A very concerned landowner southeast of town contacted the nature center to report that two fuzzball owlings had become lost from their nest. Baby birds, like Barred Owls, leave their nests every spring as fledglings to spend time on the ground in their quest for flight. They may be cute, but are not often pretty or recognizable and are sometimes mistaken for injured adults and are brought to the nature center for rehabilitation. Fledglings should be left alone so that they may learn to fly and to live independently, but these were no fledglings; their eyes were not open and their feathers were only fluff. At this stage in a birds development they belong in the nests. Outside of the nest they are subject to predation and will not be able to feed themselves (thats mom's job!)
The friendly landowner introduced us to the tree under which she discovered the babes- just a short walk and a fence-hop from her long wooded driveway. Barred Owls are cavity-nesters, meaning that eggs are laid in secluded holes and crevasses off of the ground.
It appeared likely that the tree could have hosted a healthy nest because it had the most obvious 'cavity' in sight- a large hole where the trunk began to branch out. The tiny things were carried in a comfy shoebox to the base of the tree with a ladder and the saving operation would have be over quickly.
Our devoted crew searched through the grassy understory for evidence of a nest above- feathers and gaks would have suggested that we were in the right spot, but we found nothing. Bill climbed the ladder to investigate the suspected hole, but found no evidence there, either.
So many mysteries were discussed!
Why were the babies evicted from their nest? What did it? Where was the nest?
The spot where they were recovered was isolated by a fast creek and a driveway. babies this young could not have gotten far enough on their own for their nest to have been anywhere else but in our likely tree, and even if they could, they probably would not have been found together as they were.
We moved the ladder around the trunk so that Bill could climb to investigate another hole, though this one was much smaller than the original. He stuck his hand in and explored it as deep as he could, as he had done earlier, but still found nothing. The nests location was becoming an even deeper mystery.
The owls may have been kicked from the nest by the loving parent of a different species. Birds like jays and cowbirds are notorious for confiscating established nests and nesting sights by throwing existing eggs or babies out and laying their own eggs. It would take a courageous jay to face an angry mom-owl many times its size!
Maybe our babies had fled the nest to escape something else?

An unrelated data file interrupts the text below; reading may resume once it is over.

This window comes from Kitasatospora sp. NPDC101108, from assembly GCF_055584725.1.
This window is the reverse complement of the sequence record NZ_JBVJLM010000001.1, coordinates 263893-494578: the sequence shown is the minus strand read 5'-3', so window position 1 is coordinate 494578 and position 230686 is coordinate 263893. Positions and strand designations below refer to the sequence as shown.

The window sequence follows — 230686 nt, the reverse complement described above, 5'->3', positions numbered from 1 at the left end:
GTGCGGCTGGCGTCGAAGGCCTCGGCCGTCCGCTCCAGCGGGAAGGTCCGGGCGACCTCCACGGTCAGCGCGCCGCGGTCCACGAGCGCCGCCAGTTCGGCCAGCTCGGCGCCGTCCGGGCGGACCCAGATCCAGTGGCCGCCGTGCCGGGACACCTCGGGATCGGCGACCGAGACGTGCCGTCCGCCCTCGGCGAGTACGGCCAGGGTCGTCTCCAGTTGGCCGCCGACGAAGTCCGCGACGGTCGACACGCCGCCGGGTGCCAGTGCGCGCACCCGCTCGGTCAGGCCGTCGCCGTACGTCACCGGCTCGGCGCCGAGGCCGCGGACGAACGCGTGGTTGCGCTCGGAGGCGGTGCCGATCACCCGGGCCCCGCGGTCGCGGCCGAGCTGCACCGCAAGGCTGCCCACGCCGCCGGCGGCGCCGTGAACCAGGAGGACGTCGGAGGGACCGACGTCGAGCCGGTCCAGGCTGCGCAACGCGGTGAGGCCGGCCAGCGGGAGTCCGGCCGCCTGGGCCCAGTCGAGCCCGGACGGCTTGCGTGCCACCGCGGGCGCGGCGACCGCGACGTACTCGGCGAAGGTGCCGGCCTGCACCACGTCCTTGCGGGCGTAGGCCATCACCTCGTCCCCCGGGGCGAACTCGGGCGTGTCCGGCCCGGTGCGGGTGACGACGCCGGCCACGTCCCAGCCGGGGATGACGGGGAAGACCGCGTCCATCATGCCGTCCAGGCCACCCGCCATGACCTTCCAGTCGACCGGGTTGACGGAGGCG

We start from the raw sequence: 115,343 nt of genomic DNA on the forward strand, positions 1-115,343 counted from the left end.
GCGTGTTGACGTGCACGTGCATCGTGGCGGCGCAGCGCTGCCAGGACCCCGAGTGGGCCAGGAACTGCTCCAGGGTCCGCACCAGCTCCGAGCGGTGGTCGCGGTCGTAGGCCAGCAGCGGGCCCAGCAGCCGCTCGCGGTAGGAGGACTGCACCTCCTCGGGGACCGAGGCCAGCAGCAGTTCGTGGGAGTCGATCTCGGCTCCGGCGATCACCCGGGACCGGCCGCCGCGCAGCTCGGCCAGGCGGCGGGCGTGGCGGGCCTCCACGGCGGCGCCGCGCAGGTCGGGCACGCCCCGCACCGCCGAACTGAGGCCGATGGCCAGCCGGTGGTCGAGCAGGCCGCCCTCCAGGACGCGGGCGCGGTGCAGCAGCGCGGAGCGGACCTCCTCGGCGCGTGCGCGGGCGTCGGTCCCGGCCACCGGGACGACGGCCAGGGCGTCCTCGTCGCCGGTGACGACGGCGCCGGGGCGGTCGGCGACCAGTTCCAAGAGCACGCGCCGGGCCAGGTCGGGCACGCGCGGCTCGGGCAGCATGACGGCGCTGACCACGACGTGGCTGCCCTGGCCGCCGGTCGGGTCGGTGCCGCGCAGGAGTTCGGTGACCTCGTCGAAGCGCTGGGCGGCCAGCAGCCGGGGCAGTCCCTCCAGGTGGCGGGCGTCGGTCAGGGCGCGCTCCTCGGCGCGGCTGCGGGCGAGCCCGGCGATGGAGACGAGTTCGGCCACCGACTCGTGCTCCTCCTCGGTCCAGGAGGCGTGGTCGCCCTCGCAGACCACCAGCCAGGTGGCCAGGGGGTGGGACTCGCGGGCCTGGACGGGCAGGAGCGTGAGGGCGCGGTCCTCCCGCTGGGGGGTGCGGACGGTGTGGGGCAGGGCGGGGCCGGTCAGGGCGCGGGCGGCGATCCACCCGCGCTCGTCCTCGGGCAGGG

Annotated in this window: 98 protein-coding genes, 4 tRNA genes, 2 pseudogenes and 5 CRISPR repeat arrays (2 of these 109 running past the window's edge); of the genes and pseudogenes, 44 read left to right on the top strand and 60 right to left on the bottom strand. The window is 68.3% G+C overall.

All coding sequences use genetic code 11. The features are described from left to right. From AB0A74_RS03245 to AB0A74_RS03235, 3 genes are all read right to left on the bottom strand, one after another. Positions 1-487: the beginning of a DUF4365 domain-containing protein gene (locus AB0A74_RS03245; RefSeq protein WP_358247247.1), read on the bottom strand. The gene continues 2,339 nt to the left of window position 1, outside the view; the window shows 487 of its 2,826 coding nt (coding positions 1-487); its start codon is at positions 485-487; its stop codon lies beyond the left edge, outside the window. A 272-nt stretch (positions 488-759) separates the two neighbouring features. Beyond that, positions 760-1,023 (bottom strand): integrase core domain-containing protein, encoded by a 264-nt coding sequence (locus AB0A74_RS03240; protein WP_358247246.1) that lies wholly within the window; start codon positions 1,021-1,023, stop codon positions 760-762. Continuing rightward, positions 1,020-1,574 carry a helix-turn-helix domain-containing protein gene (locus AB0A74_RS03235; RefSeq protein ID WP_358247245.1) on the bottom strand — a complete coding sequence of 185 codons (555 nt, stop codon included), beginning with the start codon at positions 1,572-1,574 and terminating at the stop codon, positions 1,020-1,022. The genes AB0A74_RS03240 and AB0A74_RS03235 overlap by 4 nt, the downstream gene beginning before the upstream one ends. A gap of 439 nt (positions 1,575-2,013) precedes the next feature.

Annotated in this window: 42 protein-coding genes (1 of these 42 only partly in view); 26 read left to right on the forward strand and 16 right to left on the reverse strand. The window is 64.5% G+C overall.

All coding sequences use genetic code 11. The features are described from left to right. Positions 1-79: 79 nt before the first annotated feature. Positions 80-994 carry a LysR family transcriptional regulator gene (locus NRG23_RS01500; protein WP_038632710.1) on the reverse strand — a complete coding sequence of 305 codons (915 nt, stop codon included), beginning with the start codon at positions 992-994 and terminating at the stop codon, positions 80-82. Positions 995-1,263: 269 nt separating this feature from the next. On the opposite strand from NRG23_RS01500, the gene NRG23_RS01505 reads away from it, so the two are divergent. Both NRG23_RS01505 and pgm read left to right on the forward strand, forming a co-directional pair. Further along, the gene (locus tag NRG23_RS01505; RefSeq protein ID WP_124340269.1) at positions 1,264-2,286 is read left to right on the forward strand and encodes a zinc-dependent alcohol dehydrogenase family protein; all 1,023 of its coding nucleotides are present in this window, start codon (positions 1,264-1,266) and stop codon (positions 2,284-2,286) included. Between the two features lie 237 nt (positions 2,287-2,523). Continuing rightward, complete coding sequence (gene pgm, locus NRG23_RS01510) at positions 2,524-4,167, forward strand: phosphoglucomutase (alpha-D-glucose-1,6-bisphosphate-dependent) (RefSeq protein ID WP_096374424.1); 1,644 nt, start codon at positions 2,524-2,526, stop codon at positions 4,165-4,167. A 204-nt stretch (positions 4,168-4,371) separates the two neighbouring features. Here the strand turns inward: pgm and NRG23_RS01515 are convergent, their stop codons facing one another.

We continued to search the ground for even the smallest clue of a nest and Ruth discovered a feather-possibly belonging to an owl- deep in the grass very close to the original hole. We considered that feathers and such may have been washed away by recent severe storms and Bill had to give the hole another look.
He climbed higher on the ladder this time and began to dig into the soggy dirt and dead wood at it's bottom.
He tossed the soggy compost to the ground, one handful after another, until the remains of the nest appeared- fluff, feathers, poop and all! The mood lightened just then and Ruth strapped a backpack carefully loaded with the fragile chicks with Bill continued to puzzle over their eviction.
From the top of the ladder and before blue skies and the first canopy greens of spring he announced his discovery of a spout which emptied into the nest- a drenched hole which could easily have funneled rain-water into the main trunk of the tree from the rotted hole on the top of a branch above.
I imagined the dramatic flooding of the nest from the small hole hidden directly above the helpless babes. The owls may have been wet with direct rain water before it began its torrential poor. Maybe a trickle first, then a steady pour as the storm- perhaps the second or third of the system as they're likely to ravage this part of the state- raged violently around them. What would it feel like to rely on a the delicate trunk of a tree for your life as it is torn and beaten by winds more awful than you knew could exist?
The water would have to have come quickly so that it could fill many feet of the hollowed tree and reach the floating babies to the top.... just a couple of days ago many parts of the county were flooded by such a storm. The hardy hatchings had endured all this and a potentially fatal drop, too- also avoiding hypothermia, hungry predators and starvation on a foreign earth. Still they were alive and well.
The story, however unlikely, was all that we could think of and it appeared that our blind, bald babies were not so helpless after all.
Styrofoam, wire mesh and the toolbox were recruited to plug the hole. Bill spent several minutes ensuring, to the best of his ability, that the nest would not be flooded again and that it would be ready to host its owlings once again. Ruth carried them to the nest and set them inside carefully. Then I climbed with the camera-
What an experience! Thank you Bill!!!